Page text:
The real superheroes of the City have corporate sponsorship… or at least those heroes who have sanctioned powers and the legal teams behind them to cover for claims of massive structural and collateral damage. Superpowers appear to be a natural phenomenon, a potential in the whole of humanity, activated in a lucky few – or kickstarted through science! Spires of glass and chrome rise from the urban jungle, with Suits defining the Mission Statement for the future, and wage-slaves breaking their backs to make it happen. That’s the backdrop for Venture City Stories, the first Patreon-funded Fate Core project from the Evil Hat Production team.
Venture City Stories is a World of Adventure Pay What You Want PDF adventure supplement for Fate Core, written by Brian Engard, and published by Evil Hat. The 30-page offering includes a setting, a basic adventure outline, and tweaks to the Fate Core system for creating superheroes.
Artist Tazio Bettin turns in a stunningly strong set of illustrations – an absolute win for this adventure supplement in my opinion. The PDF includes a dozen pictures and character illustrations that effortlessly bring the setting to life. My favourite? – Harry White going crazy-ape on page 16, just about to get taken down with a sneak attack by The Ghost.
The supplement follows a standard one-column format, with clear text and headers. Boxes with white background contain character stats for key individuals, while blue-backed boxes brief the GM on Nothing Ventured, a quick prep adventure. The adventure boxes provide all the information and pointers you need to get a game running without needing to read everything else.
In essence Venture City Stories serves up three components rolled into one – a setting outline, an adventure with five pre-generated characters, and a character creation system for superheroes. Packed into a 30-page supplement that you can practically pick up for nothing, that’s a pretty credible offering. Evil Hat has funded production of this World of Adventure module for Fate Core using the Patreon funding model, with the promise of more to come. In practice, without intending to skip to the end, I believe this supplement warrants a ‘tip’ to the people involved by paying above the zero rate offering.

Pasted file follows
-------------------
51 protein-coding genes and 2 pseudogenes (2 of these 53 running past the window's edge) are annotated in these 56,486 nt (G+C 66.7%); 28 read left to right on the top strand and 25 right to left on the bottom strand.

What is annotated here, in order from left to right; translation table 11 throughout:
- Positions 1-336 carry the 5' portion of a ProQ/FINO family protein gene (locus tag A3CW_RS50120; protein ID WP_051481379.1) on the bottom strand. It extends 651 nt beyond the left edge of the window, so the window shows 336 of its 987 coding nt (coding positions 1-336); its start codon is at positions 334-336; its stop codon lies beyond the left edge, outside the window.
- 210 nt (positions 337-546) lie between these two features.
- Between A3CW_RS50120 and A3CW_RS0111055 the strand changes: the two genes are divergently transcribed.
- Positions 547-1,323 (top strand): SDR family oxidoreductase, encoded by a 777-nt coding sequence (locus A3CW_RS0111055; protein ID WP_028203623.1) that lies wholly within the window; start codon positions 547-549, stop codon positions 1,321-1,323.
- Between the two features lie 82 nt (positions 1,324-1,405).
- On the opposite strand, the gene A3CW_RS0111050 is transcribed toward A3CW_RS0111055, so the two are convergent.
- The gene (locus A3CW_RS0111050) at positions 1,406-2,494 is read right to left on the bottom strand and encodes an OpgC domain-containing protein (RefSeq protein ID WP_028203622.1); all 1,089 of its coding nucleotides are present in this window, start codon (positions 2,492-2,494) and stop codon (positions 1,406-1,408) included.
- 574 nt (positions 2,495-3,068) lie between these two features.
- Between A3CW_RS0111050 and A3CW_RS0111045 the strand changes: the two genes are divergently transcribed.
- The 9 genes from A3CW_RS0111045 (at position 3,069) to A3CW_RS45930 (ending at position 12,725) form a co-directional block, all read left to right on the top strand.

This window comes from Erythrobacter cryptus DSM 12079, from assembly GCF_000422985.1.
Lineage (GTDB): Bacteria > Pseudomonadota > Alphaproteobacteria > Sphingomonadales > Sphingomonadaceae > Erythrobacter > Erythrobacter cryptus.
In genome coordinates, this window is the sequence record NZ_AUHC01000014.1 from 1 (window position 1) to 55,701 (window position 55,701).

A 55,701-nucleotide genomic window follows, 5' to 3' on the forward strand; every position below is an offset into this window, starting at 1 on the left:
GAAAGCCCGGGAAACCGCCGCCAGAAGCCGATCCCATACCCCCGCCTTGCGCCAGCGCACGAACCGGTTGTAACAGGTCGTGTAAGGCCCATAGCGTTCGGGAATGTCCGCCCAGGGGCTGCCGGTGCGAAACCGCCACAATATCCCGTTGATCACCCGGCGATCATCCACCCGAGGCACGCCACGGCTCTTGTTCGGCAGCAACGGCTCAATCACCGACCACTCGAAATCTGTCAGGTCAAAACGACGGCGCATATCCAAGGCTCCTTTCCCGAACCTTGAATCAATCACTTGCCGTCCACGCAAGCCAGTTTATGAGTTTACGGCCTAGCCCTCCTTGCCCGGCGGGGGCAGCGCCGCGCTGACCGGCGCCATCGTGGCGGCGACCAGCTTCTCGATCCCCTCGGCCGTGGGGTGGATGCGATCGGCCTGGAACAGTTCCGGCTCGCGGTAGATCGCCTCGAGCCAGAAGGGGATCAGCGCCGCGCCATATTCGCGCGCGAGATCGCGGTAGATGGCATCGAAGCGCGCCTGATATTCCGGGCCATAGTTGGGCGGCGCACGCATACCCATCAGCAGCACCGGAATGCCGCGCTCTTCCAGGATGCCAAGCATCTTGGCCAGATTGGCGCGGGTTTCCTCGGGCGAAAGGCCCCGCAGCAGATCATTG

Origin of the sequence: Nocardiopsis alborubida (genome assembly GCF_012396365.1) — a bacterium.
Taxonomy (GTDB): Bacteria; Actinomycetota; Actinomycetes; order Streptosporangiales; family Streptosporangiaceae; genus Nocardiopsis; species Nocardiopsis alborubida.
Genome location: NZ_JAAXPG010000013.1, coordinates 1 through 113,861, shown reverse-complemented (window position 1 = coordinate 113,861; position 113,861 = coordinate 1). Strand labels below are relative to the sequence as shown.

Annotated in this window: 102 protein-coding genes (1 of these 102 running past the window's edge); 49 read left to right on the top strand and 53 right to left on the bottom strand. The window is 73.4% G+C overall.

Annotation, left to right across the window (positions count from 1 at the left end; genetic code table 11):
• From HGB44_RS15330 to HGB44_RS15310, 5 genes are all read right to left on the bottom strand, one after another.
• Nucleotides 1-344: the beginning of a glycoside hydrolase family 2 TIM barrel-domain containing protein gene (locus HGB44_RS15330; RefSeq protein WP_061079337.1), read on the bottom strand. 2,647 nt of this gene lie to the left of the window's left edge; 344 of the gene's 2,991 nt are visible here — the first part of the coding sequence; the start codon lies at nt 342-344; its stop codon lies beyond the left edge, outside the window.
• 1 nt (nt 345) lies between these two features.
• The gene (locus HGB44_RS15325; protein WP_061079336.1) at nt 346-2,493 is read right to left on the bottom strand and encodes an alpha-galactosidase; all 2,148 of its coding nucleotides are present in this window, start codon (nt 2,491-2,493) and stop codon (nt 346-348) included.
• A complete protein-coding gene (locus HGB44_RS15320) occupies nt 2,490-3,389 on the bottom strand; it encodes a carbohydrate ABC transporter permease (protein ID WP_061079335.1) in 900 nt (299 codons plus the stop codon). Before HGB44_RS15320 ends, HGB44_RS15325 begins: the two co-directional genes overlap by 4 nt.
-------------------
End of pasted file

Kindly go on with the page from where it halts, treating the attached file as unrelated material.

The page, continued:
Brian Engard fills the bulk of the adventure supplement with background information on the factions, places and people of Venture City. As mentioned in the introduction, everyone in this setting has the potential to be a superhero. However, the genetic triggers for this only fire off in a few naturals, so it wasn’t commonplace – until someone in a corporate glass box decided to stack the odds with some questionable experimentation. Now, corporate superheroes dominate the landscape – though the process remains experimental and not entirely predictable. These heroes serve as security, enforcers and PR frontliners, saving those who can afford to be saved. On the ground, the workers and the downtrodden can aspire to long hours, crime, fear for their lives, and the occasional appearance of unsanctioned rogue heroes on the run.
On face value, it almost looks like it shouldn’t work. However, Brian crams a pile of content into the slim page count. He gets the setting across by skimming the surface, offering just enough information to provide a flavour and info-boxing the core content to support running Nothing Ventured. Like earlier books in the Fate Core set, you learn a lot by example – and Venture City Stories features plenty of non-player and pre-generated character heroes for you to get a grip of the principles.
Character Creation and Powers boils down to just three pages. Like the customisations served up in the Fate Core System Toolkit supplement, Powers tweak the system without fundamentally changing it. By increasing the number of Stunts – mechanical effects that normally allow you to bend abilities and skills in unusual ways – you create powers by stacking more than one Stunt together. In addition, you add colour by including Special Effects, a Drawback and Collateral Damage. So, in the included example of ‘brick’-style bruiser, you might assign Stunts for brute force enhancements, better Fight when smashing things, and extra armour when under physical attack.
If you have the System Toolkit or the inclination to tinker, Venture City Stories gives you a foundation to work from and expand upon. As a short term setting or one-off, I don’t think it needs it, but long term you might feel the desire to tweak the sliders and make it your own.
The adventure, Nothing Ventured, sets the player heroes up as deniable assets, employed to find out how an experimental supers drug has found its way out into the streets. The interplay of corporate powers and underworld factions might put the fragile balance in Venture City at risk unless the team can uncover the culprits.
Venture City Stories serves up a gritty heroes campaign with a skeleton of setting and mechanics, condensed into a slim but satisfying volume. The Patreon model means that we can look forward to further releases on a monthly basis – and if they maintain this level of quality, I believe that Fate Core has a bright future of potential settings and accessible one-shot adventures. A concise, well executed and extremely well illustrated first effort.